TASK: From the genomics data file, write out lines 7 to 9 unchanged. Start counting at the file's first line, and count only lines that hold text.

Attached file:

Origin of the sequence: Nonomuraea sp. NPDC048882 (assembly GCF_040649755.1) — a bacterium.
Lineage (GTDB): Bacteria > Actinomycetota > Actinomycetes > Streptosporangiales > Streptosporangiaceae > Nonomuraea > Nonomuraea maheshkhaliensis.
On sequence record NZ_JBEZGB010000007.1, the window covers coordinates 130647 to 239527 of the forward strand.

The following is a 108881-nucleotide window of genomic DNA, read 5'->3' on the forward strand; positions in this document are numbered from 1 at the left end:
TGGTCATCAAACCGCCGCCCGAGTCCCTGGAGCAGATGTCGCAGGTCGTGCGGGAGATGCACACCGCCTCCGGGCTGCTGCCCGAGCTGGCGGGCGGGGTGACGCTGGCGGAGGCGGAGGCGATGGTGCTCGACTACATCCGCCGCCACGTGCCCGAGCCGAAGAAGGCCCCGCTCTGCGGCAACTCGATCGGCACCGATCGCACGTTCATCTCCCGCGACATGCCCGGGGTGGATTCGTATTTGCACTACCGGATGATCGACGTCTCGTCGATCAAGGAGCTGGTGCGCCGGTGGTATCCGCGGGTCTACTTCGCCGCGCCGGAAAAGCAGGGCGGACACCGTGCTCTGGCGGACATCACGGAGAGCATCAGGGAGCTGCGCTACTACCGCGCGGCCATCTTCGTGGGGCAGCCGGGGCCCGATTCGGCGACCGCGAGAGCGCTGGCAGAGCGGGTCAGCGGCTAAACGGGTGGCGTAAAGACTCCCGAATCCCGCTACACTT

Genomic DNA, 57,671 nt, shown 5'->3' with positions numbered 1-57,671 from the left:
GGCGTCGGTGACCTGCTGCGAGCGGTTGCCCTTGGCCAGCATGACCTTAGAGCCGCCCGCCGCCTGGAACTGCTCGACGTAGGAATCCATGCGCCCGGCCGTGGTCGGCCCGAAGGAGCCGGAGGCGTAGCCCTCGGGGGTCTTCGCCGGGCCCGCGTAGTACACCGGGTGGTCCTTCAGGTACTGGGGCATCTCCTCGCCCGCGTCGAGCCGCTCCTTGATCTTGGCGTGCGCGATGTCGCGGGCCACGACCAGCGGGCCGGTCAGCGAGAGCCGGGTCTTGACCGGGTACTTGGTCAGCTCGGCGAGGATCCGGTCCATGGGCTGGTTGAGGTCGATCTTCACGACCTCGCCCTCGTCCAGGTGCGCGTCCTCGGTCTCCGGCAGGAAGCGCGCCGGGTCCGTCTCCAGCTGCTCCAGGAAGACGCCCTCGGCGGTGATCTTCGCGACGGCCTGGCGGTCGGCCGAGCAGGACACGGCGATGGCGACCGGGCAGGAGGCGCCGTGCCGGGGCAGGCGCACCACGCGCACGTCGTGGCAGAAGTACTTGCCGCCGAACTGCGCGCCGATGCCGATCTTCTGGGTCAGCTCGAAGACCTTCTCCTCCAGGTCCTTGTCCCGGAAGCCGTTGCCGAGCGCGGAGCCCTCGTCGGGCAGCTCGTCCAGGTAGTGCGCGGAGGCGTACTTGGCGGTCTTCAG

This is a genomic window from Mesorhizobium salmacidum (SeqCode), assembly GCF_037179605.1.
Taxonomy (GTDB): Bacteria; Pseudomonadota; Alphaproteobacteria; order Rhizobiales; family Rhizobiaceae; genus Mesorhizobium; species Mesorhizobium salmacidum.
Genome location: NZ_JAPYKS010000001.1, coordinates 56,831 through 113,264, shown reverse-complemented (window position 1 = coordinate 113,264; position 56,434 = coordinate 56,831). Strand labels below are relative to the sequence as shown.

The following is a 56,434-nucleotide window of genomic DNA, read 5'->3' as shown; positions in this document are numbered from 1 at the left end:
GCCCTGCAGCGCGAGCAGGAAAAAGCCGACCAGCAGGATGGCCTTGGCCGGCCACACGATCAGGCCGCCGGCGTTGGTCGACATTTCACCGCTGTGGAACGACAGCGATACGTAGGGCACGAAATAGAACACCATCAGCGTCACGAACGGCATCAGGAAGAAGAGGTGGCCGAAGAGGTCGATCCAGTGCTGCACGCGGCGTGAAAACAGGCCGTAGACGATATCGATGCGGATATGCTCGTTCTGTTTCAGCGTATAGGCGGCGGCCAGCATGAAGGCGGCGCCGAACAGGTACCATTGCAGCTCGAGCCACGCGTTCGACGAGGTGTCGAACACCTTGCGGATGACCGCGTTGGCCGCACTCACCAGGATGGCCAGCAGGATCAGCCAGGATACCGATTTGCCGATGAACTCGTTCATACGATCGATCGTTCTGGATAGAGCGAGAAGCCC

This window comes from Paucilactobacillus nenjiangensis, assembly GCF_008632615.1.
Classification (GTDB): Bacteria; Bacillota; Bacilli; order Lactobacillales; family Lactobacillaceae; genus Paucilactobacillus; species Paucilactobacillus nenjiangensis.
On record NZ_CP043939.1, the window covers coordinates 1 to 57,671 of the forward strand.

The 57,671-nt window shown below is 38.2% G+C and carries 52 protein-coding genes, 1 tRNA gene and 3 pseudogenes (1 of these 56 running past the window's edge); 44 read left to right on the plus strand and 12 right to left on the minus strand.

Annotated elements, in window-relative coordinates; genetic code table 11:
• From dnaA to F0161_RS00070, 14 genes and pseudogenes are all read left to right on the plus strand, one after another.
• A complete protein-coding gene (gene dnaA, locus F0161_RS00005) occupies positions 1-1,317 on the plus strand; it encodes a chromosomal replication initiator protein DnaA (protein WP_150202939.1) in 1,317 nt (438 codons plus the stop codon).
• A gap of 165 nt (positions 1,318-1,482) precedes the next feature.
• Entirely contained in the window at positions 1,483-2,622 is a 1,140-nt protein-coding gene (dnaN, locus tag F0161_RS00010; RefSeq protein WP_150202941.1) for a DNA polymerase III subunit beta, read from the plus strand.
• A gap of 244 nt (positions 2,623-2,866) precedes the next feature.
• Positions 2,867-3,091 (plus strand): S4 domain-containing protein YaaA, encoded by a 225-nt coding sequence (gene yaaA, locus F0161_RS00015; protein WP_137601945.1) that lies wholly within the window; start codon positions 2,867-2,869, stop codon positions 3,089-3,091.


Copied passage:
GGCGTCGGTGACCTGCTGCGAGCGGTTGCCCTTGGCCAGCATGACCTTAGAGCCGCCCGCCGCCTGGAACTGCTCGACGTAGGAATCCATGCGCCCGGCCGTGGTCGGCCCGAAGGAGCCGGAGGCGTAGCCCTCGGGGGTCTTCGCCGGGCCCGCGTAGTACACCGGGTGGTCCTTCAGGTACTGGGGCATCTCCTCGCCCGCGTCGAGCCGCTCCTTGATCTTGGCGTGCGCGATGTCGCGGGCCACGACCAGCGGGCCGGTCAGCGAGAGCCGGGTCTTGACCGGGTACTTGGTCAGCTCGGCGAGGATCCGGTCCATGGGCTGGTTGAGGTCGATCTTCACGACCTCGCCCTCGTCCAGGTGCGCGTCCTCGGTCTCCGGCAGGAAGCGCGCCGGGTCCGTCTCCAGCTGCTCCAGGAAGACGCCCTCGGCGGTGATCTTCGCGACGGCCTGGCGGTCGGCCGAGCAGGACACGGCGATGGCGACCGGGCAGGAGGCGCCGTGCCGGGGCAGGCGCACCACGCGCACGTCGTGGCAGAAGTACTTGCCGCCGAACTGCGCGCCGATGCCGATCTTCTGGGTCAGCTCGAAGACCTTCTCCTCCAGGTCCTTGTCCCGGAAGCCGTTGCCGAGCGCGGAGCCCTCGTCGGGCAGCTCGTCCAGGTAGTGCGCGGAGGCGTACTTGGCGGTCTTCAG

This is a genomic window from Mesorhizobium salmacidum (SeqCode), assembly GCF_037179605.1.
Taxonomy (GTDB): Bacteria; Pseudomonadota; Alphaproteobacteria; order Rhizobiales; family Rhizobiaceae; genus Mesorhizobium; species Mesorhizobium salmacidum.